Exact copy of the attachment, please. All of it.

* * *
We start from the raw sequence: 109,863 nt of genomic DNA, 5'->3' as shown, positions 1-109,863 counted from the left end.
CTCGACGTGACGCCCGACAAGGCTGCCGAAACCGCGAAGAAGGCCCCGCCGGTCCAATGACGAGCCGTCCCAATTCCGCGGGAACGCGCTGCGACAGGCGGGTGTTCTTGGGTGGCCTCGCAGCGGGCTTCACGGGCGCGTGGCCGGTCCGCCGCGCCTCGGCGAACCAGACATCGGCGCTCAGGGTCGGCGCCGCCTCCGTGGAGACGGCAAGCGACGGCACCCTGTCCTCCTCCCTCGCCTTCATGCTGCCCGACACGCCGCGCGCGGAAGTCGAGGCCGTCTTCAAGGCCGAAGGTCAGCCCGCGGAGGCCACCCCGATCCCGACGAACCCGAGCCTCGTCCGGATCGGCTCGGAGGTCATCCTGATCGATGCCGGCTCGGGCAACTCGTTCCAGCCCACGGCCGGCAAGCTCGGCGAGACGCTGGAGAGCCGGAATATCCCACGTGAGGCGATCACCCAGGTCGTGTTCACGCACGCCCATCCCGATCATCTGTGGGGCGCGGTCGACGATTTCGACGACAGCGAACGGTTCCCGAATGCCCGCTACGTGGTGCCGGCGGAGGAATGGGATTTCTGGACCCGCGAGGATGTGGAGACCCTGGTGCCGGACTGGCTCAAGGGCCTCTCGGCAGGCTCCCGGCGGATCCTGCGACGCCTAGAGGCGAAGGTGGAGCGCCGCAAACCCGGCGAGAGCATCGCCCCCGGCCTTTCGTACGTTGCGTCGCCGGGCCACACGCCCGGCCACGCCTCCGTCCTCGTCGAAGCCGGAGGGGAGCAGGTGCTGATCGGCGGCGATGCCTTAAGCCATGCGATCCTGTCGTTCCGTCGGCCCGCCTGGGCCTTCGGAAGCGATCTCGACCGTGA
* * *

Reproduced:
We start from the raw sequence: 109,863 nt of genomic DNA, 5'->3' as shown, positions 1-109,863 counted from the left end.
CTCGACGTGACGCCCGACAAGGCTGCCGAAACCGCGAAGAAGGCCCCGCCGGTCCAATGACGAGCCGTCCCAATTCCGCGGGAACGCGCTGCGACAGGCGGGTGTTCTTGGGTGGCCTCGCAGCGGGCTTCACGGGCGCGTGGCCGGTCCGCCGCGCCTCGGCGAACCAGACATCGGCGCTCAGGGTCGGCGCCGCCTCCGTGGAGACGGCAAGCGACGGCACCCTGTCCTCCTCCCTCGCCTTCATGCTGCCCGACACGCCGCGCGCGGAAGTCGAGGCCGTCTTCAAGGCCGAAGGTCAGCCCGCGGAGGCCACCCCGATCCCGACGAACCCGAGCCTCGTCCGGATCGGCTCGGAGGTCATCCTGATCGATGCCGGCTCGGGCAACTCGTTCCAGCCCACGGCCGGCAAGCTCGGCGAGACGCTGGAGAGCCGGAATATCCCACGTGAGGCGATCACCCAGGTCGTGTTCACGCACGCCCATCCCGATCATCTGTGGGGCGCGGTCGACGATTTCGACGACAGCGAACGGTTCCCGAATGCCCGCTACGTGGTGCCGGCGGAGGAATGGGATTTCTGGACCCGCGAGGATGTGGAGACCCTGGTGCCGGACTGGCTCAAGGGCCTCTCGGCAGGCTCCCGGCGGATCCTGCGACGCCTAGAGGCGAAGGTGGAGCGCCGCAAACCCGGCGAGAGCATCGCCCCCGGCCTTTCGTACGTTGCGTCGCCGGGCCACACGCCCGGCCACGCCTCCGTCCTCGTCGAAGCCGGAGGGGAGCAGGTGCTGATCGGCGGCGATGCCTTAAGCCATGCGATCCTGTCGTTCCGTCGGCCCGCCTGGGCCTTCGGAAGCGATCTCGACCGTGA